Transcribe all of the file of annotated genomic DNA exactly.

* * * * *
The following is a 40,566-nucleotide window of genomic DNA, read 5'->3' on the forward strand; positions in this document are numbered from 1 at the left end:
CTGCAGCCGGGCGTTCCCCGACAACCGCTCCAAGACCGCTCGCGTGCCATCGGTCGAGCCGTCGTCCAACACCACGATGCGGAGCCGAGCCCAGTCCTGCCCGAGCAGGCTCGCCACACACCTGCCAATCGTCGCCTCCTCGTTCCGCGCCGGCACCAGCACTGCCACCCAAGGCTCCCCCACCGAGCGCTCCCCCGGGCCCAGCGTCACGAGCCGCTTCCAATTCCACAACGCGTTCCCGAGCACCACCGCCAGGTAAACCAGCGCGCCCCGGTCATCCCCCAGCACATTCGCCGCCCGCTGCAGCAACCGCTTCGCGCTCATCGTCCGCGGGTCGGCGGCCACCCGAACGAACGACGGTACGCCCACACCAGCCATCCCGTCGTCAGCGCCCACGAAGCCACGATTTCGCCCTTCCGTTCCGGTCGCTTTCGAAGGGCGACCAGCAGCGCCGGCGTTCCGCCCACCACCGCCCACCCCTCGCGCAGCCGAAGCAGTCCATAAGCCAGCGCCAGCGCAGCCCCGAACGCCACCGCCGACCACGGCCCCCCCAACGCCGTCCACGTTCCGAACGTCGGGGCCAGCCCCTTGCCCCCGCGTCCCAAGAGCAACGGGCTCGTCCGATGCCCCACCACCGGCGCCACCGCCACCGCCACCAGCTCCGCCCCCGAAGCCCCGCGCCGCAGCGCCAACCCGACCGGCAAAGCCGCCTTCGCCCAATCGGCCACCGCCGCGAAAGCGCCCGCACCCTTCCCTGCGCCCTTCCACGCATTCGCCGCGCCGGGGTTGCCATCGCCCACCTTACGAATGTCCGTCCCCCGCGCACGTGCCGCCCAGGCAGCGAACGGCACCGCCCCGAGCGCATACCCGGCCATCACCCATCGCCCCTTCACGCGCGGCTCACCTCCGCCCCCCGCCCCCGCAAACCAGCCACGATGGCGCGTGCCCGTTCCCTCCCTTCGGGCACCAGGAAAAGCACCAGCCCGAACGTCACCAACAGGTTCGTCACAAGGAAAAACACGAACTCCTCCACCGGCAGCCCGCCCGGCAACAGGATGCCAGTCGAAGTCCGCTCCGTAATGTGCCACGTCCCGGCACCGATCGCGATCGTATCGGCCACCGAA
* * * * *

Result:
The following is a 40,566-nucleotide window of genomic DNA, read 5'->3' on the forward strand; positions in this document are numbered from 1 at the left end:
CTGCAGCCGGGCGTTCCCCGACAACCGCTCCAAGACCGCTCGCGTGCCATCGGTCGAGCCGTCGTCCAACACCACGATGCGGAGCCGAGCCCAGTCCTGCCCGAGCAGGCTCGCCACACACCTGCCAATCGTCGCCTCCTCGTTCCGCGCCGGCACCAGCACTGCCACCCAAGGCTCCCCCACCGAGCGCTCCCCCGGGCCCAGCGTCACGAGCCGCTTCCAATTCCACAACGCGTTCCCGAGCACCACCGCCAGGTAAACCAGCGCGCCCCGGTCATCCCCCAGCACATTCGCCGCCCGCTGCAGCAACCGCTTCGCGCTCATCGTCCGCGGGTCGGCGGCCACCCGAACGAACGACGGTACGCCCACACCAGCCATCCCGTCGTCAGCGCCCACGAAGCCACGATTTCGCCCTTCCGTTCCGGTCGCTTTCGAAGGGCGACCAGCAGCGCCGGCGTTCCGCCCACCACCGCCCACCCCTCGCGCAGCCGAAGCAGTCCATAAGCCAGCGCCAGCGCAGCCCCGAACGCCACCGCCGACCACGGCCCCCCCAACGCCGTCCACGTTCCGAACGTCGGGGCCAGCCCCTTGCCCCCGCGTCCCAAGAGCAACGGGCTCGTCCGATGCCCCACCACCGGCGCCACCGCCACCGCCACCAGCTCCGCCCCCGAAGCCCCGCGCCGCAGCGCCAACCCGACCGGCAAAGCCGCCTTCGCCCAATCGGCCACCGCCGCGAAAGCGCCCGCACCCTTCCCTGCGCCCTTCCACGCATTCGCCGCGCCGGGGTTGCCATCGCCCACCTTACGAATGTCCGTCCCCCGCGCACGTGCCGCCCAGGCAGCGAACGGCACCGCCCCGAGCGCATACCCGGCCATCACCCATCGCCCCTTCACGCGCGGCTCACCTCCGCCCCCCGCCCCCGCAAACCAGCCACGATGGCGCGTGCCCGTTCCCTCCCTTCGGGCACCAGGAAAAGCACCAGCCCGAACGTCACCAACAGGTTCGTCACAAGGAAAAACACGAACTCCTCCACCGGCAGCCCGCCCGGCAACAGGATGCCAGTCGAAGTCCGCTCCGTAATGTGCCACGTCCCGGCACCGATCGCGATCGTATCGGCCACCGAA